Unless you’ve seen the 1970’s film, Close Encounters of the Third Kind, chances are you haven’t witnessed the spectacular igneous intrusion named “Devil’s Tower National Monument” in northwest Wyoming. Upon first glance, an observer dismisses this unique terrain feature as an ancient volcano, starkly rising 867 feet from its boulder-strewn base among rolling prairie hills. In fact, it is not a volcano, but a solidified subterranean fountain of magma, exposed by millions of years of erosion. The lazy Belle Fourche River, still meandering through these high plains, is responsible. The tower is truly a fascinating sight, instilling a sense of awe when approaching it by car on highway 24. No wonder Native Americans revere this site. To them, the tower represents something entirely different from science and geology.
“Bear Lodge”, as the Native Americans have called it, derives its name from ancient folklore, retold through oral tradition. There are many versions of how Bear Lodge came to be, but all of them involve a very large bear in pursuit of fleeing humans. The humans reach the rock (or stump, in some accounts), and take refuge on its flat summit, as it is thrust high into the sky, out of the bear’s reach. Frustrated, the bear claws the sides of the tower, creating the vertical “gashes” that characterize Bear Lodge, and tempt over 5,000 technical rock climbers to the National Monument every year. You don’t need a permit to climb Devil’s Tower, but that doesn’t mean a climber has permission to do so.
According to National Parks literature, many Native Americans still use the tower for spiritual ceremonies and rituals. Indeed, when hiking around Bear Lodge, one can see “prayer cloths”, or small bundles of fabric dangling from conifers. The visitor is asked to leave these items undisturbed, and refrain from photographing them.
Whether people are drawn to Devils Tower for its recreational opportunity or for its spiritual significance, everyone cherishes this rare feature; it is the only one of its kind on the planet. Yet there exists a conflict among the types of visitors the tower sees. With thousands of climbers yearning for its challenge, Devils Tower is literally crawling with humans every day. According to the Parks Service, “Some traditional American Indians view the practice of climbing the Tower as a disrespectful act.” At the same time, the tower involves an interesting climbing history. In 1893, William Rogers and Willard Ripley used a wooden ladder to reach the summit. Since then, countless climbers have inserted pitons and anchors in the rock as they make their roped ascent. The Parks Service decided to compromise between these opposing views: “During the month of June, there is a voluntary climbing closure. The National Park Service asks visitors to refrain from climbing on the Tower or scrambling in the boulders during June out of respect for this being a sacred place and for the large amount or ceremonial use during that month. Some Plains Indian people consider June to be the most sacred month as the summer solstice is traditionally a very important time.” Nevertheless, some Native Americans disapprove of any climbing.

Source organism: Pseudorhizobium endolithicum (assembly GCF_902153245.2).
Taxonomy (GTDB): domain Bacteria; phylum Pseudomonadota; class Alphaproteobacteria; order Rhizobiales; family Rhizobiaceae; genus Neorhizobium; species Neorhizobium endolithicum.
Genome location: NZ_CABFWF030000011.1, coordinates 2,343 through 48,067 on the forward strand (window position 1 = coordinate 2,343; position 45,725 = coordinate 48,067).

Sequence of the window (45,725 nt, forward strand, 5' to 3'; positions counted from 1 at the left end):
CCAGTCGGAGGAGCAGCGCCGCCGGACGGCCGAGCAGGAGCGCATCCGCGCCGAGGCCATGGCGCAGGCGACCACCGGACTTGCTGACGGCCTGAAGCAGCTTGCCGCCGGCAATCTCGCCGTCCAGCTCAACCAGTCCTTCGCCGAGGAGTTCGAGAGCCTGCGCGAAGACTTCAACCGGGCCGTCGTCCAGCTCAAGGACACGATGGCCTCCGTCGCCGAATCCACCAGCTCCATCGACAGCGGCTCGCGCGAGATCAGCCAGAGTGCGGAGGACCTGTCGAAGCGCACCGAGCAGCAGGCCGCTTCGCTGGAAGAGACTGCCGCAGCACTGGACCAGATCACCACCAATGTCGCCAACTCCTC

When my wife and I visited Bear Lodge last week in July (our second visit), we camped in its shadow, hiked the trails at its base, and learned about its history. During our brief visit, climbers were scaling the tower as families walked along a paved trail encircling the monument. I must admit that I was somewhat disappointed with the climbers, but even more so with one father’s response to his young son’s inquiry upon noticing the prayer cloths within the trees. “Dad, what are those?” “Prayer cloths,” was the apathetic answer. “Is it garbage?” continued the child. “Pretty much so,” replied dad. The boy had a junior ranger checklist in his hand, provided by the Parks Service to get kids involved. He checked off the prayer cloths as “litter.”
Sometimes we forget why we take the time to visit such majestic sites as Bear Lodge. Regardless of what we do when we get there, we all feel a spiritual stirring as we peer over a canyon rim, scan the horizon from a summit, or traverse a flowery meadow. To me, this is paramount in my outdoor interests. I don’t visit these natural wonders for a sense of accomplishment. I visit them as a constant reminder as to my small place in this grand world. I think that’s what the Native Americans had in mind.
We must remember that these places were here long before we were. Furthermore, before Europeans settled North America, Natives already established significances for such sites. Mt. McKinley was first “Denali”, Mt. Rainier was originally “Tacoma”, and Devils Tower was previously “Bea Lodge.” We can obtain the same sense of fulfillment while respecting the cultures surrounding these wonderful places.
Some readers may feel that climbing Devils Tower is not disrespectful. Some may feel that a sensible climber respects that rock, snow, or ice on which he/she depends. Personally, I feel that there are many other rocks to climb. Leave Bear Lodge to the birds, snakes, and the occasional giant bear in pursuit of quailing humans…